Originally Posted by lingyai
Call,
then,
Thus,
=
Thus, exponents rule,
Thus,
YOUR SOLUTION IS CORRECT!
I think I might have found a typo in my calculus text, "Forgotten Calculus". It would not be the first. Anyway, if it is I and not the author who is wrong, then I'm missing something fundamental, and would appreciate guidance.
The problem asks to find the integral of
(10x - 3) [(5x^2 - 3x + 17)^(1/7)] dx
via substitution.
My solution is
(7/8) [(5x^2 - 3x + 17)^(8/7)] + C.
The author's is
(7/8) [(5x^2 - 3x - 17)^(8/7)] + C.
Note that we differ only over whether one should add or subtract 17.
Who's right?
The edition I've been discussing is the 3rd edition, 2002, ISBN 0-7641-1998-2.
I'm almost through with the book and will be posting a list of errata with the Amazon reviiew I'll write. If you'd like me to send you the list directly let me know.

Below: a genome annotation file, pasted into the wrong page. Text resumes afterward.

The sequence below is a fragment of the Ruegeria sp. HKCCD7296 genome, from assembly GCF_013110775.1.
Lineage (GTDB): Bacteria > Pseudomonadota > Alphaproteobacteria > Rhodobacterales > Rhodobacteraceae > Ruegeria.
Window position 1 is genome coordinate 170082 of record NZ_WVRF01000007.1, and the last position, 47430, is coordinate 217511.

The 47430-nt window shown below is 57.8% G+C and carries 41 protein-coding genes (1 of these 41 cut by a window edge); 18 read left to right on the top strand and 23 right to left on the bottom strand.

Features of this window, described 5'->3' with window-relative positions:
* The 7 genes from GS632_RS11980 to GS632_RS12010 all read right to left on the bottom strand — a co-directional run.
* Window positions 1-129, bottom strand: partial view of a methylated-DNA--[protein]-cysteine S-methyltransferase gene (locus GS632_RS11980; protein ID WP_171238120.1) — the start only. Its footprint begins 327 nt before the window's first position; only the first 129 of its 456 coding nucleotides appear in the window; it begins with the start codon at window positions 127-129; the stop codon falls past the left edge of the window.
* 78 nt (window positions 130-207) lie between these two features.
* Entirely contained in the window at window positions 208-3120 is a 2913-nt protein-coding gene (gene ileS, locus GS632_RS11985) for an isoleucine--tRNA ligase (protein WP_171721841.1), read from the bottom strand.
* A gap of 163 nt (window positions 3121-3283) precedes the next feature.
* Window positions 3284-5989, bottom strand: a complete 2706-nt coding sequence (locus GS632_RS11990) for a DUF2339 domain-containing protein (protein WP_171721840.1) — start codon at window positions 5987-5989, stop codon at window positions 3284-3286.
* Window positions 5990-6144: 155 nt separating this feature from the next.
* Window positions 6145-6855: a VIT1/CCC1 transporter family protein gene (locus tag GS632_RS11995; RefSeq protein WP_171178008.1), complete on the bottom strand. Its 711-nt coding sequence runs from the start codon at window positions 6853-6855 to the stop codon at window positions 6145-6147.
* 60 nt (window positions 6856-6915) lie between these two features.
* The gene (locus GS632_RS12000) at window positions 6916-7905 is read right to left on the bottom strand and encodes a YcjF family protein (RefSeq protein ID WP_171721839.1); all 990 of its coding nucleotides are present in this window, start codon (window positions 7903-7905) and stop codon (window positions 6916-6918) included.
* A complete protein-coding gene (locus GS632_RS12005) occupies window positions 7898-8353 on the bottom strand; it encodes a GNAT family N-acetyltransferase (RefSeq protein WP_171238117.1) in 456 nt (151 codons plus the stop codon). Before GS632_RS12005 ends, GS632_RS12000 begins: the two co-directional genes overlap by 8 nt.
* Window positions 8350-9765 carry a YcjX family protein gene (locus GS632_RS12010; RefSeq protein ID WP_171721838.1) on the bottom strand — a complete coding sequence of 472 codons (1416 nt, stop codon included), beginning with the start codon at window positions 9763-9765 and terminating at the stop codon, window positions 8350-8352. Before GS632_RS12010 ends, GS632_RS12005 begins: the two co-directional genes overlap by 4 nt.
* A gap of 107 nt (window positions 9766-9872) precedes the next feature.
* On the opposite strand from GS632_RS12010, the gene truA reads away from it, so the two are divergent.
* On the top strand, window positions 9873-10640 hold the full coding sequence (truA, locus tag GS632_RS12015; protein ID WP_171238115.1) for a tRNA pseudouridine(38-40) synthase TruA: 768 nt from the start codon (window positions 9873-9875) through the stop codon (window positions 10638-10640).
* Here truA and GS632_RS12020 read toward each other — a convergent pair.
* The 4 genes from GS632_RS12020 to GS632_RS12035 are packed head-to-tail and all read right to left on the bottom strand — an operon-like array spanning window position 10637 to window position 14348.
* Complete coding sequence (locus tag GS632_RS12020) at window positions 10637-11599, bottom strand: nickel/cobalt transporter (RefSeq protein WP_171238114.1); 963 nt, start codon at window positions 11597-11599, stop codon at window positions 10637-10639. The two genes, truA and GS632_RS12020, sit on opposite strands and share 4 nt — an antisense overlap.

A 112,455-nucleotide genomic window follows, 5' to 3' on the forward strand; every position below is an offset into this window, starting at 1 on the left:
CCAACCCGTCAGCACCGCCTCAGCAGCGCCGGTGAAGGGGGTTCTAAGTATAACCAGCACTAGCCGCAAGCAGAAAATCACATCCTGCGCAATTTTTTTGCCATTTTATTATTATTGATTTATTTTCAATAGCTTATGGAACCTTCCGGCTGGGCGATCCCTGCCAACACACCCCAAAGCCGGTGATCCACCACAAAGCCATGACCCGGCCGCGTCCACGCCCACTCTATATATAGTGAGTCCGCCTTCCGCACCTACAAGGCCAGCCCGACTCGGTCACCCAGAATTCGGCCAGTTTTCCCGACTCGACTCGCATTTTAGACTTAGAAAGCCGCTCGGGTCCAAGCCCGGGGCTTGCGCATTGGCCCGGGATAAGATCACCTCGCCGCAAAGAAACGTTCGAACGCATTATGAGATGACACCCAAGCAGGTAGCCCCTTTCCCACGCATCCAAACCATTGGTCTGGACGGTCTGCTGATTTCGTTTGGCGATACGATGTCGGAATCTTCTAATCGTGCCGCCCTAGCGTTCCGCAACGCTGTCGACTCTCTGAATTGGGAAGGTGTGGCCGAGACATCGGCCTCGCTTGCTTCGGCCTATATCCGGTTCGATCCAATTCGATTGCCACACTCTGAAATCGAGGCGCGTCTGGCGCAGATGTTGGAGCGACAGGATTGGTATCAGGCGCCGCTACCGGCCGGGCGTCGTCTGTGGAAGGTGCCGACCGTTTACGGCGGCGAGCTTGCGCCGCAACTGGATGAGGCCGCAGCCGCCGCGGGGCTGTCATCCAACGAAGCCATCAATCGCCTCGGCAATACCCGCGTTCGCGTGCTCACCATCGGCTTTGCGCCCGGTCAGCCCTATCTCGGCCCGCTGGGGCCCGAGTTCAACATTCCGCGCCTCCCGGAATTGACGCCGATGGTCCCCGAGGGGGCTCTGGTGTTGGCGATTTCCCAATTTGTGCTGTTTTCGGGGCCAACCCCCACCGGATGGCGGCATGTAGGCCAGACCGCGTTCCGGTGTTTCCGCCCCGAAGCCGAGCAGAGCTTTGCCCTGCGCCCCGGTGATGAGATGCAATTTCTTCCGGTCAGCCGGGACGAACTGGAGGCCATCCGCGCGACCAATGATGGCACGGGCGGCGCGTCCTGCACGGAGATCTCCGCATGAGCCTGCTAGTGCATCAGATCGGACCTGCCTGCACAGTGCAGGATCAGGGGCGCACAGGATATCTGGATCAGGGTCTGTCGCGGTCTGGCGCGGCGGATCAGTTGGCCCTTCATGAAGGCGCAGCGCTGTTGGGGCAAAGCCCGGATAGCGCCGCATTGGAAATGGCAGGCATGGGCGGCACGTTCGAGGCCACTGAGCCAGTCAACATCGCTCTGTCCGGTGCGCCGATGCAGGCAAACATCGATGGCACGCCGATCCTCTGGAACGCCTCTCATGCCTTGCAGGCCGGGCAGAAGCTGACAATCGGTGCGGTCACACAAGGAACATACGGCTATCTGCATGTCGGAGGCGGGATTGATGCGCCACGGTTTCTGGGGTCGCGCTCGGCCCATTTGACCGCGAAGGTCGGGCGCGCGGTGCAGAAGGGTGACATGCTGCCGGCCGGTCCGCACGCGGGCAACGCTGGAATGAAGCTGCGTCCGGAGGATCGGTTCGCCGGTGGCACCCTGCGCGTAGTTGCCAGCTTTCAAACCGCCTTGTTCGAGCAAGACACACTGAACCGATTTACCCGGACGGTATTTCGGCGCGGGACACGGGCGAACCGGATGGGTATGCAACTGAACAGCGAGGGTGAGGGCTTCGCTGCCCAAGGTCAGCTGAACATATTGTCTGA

I should say that the typos aside -- and that's a big aside -- it is still an excellent text for the likes of me (fairly average math ability) and students of lower ability. She certainly has a gift for clear explanation. I've done every exercise in 26 of the 28 units so far, some of them more than once. At the end of the day, I do feel I've got a grasp of the material which I wouldn't have imagined when I started.
In turn, I have a question for you -- do you know of an inexpensive fairly accesible text for multivariate calculus? Bleau saves this for the final (brief) chapter and I think I'll need to go into more depth in order to handle the stochastic modelling which my graduate program (which starts in 4 months) will involve.
Anyway, thanks again for your help,
Ken